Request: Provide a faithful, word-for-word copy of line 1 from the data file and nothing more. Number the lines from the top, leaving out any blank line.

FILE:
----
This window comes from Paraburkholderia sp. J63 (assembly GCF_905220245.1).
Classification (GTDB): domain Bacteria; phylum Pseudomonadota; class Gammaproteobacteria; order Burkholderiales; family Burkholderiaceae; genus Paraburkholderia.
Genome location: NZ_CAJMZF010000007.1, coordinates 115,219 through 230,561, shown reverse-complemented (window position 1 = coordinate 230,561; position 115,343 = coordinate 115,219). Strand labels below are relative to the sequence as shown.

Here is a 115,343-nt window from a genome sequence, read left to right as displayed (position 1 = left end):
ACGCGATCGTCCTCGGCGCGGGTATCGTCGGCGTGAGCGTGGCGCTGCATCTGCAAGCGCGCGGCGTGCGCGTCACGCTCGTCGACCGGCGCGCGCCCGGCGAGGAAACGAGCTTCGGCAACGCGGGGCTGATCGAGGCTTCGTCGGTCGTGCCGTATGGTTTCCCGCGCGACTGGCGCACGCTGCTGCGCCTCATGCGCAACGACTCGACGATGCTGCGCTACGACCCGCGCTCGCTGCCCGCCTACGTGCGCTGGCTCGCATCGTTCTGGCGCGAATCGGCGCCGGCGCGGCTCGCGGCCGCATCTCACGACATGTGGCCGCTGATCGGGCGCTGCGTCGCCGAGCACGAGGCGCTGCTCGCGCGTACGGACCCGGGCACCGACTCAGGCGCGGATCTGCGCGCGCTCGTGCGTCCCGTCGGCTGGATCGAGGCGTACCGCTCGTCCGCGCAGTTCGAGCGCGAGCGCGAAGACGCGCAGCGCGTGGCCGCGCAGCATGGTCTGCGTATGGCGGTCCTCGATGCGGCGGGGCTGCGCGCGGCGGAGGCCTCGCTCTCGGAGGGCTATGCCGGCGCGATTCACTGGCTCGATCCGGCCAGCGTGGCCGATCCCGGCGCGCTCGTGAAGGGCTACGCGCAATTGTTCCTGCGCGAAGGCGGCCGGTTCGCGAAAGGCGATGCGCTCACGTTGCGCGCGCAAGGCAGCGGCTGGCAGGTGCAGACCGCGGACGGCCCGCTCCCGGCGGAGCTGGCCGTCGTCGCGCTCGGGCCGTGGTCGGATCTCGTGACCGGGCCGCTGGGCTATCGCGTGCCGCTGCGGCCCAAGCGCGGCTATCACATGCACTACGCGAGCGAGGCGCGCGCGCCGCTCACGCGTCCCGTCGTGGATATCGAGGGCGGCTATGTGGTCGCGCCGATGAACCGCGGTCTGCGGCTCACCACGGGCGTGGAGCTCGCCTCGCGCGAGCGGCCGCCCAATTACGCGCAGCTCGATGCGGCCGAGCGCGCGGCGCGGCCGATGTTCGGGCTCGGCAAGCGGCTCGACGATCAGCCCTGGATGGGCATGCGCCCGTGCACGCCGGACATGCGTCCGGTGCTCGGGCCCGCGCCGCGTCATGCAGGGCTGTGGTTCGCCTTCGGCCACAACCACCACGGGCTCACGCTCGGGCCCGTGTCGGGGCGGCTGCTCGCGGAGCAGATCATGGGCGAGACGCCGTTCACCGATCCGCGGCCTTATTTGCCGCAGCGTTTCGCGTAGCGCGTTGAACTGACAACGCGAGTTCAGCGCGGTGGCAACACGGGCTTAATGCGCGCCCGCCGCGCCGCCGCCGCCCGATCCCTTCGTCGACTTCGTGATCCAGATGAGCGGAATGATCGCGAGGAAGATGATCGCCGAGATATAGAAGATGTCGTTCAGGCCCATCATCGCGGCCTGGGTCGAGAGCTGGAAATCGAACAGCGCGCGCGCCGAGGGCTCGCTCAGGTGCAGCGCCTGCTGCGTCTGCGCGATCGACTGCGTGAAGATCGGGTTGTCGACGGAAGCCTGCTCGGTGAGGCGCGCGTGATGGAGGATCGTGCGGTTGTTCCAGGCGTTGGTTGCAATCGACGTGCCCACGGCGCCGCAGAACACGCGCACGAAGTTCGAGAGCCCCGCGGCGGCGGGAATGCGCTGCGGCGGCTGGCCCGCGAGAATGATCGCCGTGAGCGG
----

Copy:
This window comes from Paraburkholderia sp. J63 (assembly GCF_905220245.1).